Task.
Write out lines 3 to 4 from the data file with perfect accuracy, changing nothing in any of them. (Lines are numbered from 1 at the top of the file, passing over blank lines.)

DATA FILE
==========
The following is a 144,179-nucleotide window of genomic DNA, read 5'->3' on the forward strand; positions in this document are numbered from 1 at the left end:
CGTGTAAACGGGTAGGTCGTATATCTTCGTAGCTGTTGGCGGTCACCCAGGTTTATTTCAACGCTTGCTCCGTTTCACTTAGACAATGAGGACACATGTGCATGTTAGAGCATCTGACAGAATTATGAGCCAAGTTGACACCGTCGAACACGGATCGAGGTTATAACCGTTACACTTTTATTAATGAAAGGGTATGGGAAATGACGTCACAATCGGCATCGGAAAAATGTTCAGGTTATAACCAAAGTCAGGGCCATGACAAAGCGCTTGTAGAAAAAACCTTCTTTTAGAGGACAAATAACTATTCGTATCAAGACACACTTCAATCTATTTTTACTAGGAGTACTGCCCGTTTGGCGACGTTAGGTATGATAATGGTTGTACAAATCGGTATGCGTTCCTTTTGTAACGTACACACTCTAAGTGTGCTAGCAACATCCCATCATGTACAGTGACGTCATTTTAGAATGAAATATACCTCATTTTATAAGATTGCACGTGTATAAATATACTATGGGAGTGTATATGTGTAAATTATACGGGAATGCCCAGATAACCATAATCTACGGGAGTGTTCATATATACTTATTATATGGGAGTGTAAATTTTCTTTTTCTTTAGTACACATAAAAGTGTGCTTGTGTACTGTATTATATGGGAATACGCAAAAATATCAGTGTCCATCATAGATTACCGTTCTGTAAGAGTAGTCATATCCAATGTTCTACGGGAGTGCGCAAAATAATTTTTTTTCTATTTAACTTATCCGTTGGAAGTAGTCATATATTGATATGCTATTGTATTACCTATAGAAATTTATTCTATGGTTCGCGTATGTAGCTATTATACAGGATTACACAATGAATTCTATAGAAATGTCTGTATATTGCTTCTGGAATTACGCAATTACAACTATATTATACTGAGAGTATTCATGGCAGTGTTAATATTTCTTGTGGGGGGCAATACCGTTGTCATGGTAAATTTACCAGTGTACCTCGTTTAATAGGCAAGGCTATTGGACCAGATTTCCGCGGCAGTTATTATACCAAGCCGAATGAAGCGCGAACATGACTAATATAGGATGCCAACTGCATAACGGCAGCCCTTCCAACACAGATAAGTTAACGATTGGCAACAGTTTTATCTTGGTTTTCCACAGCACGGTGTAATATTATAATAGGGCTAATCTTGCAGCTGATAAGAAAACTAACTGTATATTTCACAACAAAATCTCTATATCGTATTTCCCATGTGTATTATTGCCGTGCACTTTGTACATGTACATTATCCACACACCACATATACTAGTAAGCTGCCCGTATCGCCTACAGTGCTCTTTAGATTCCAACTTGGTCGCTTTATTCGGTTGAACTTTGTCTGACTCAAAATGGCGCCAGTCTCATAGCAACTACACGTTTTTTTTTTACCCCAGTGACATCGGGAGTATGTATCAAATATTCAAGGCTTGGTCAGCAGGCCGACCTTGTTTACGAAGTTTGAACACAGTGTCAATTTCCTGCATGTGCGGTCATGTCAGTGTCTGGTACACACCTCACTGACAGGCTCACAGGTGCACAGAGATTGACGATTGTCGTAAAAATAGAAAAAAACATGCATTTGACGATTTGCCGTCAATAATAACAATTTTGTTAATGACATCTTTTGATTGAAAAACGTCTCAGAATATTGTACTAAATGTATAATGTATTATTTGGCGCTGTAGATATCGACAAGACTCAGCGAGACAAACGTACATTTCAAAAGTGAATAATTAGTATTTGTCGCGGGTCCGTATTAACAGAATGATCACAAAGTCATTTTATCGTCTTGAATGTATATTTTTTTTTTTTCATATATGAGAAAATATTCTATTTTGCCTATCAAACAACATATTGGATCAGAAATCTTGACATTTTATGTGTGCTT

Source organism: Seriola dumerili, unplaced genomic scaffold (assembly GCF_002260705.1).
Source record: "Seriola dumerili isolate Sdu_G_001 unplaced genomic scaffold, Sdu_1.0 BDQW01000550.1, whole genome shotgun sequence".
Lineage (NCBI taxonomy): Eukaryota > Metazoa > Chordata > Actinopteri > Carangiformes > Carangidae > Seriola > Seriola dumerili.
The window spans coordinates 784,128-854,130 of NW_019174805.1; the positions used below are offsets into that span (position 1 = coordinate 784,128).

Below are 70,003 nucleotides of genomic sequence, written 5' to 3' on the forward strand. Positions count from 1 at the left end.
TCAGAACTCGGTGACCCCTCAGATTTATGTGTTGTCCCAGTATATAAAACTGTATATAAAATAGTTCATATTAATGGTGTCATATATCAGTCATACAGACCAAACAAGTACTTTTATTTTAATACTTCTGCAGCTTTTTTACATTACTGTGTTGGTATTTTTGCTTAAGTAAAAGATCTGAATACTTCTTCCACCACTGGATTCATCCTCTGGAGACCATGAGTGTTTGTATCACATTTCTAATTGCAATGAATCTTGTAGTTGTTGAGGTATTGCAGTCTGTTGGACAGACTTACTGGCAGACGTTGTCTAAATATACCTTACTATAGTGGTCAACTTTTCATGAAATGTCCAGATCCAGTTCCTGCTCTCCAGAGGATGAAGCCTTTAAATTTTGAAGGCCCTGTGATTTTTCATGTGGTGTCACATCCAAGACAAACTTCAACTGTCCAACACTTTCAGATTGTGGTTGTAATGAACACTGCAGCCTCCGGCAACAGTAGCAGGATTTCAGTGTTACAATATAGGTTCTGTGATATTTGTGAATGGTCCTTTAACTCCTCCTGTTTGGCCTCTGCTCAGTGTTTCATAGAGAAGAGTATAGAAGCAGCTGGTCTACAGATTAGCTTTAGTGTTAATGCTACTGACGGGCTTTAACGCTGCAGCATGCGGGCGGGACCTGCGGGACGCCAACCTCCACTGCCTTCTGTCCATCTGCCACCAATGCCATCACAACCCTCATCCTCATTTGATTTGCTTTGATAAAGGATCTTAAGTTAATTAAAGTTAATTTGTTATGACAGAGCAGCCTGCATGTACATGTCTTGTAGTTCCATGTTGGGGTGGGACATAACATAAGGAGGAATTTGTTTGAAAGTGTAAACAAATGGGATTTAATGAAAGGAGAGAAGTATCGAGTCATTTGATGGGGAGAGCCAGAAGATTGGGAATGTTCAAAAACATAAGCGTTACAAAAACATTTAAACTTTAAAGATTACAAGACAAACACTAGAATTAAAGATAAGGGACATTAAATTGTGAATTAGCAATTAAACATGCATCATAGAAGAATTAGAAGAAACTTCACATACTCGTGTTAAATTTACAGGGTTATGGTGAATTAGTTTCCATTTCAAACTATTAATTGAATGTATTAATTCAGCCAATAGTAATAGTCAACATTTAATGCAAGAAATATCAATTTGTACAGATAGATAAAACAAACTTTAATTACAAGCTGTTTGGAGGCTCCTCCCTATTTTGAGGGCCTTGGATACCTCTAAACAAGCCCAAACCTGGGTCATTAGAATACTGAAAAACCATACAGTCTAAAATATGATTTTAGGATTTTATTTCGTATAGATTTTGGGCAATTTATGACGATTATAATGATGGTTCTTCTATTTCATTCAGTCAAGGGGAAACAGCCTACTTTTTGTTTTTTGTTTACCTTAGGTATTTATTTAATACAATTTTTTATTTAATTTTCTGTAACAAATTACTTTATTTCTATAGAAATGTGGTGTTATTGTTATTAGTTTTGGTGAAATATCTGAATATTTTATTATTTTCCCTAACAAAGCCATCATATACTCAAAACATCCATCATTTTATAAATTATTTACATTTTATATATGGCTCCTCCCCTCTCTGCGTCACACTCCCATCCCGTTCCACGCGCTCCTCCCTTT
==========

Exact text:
Source organism: Seriola dumerili, unplaced genomic scaffold (assembly GCF_002260705.1).
Source record: "Seriola dumerili isolate Sdu_G_001 unplaced genomic scaffold, Sdu_1.0 BDQW01000550.1, whole genome shotgun sequence".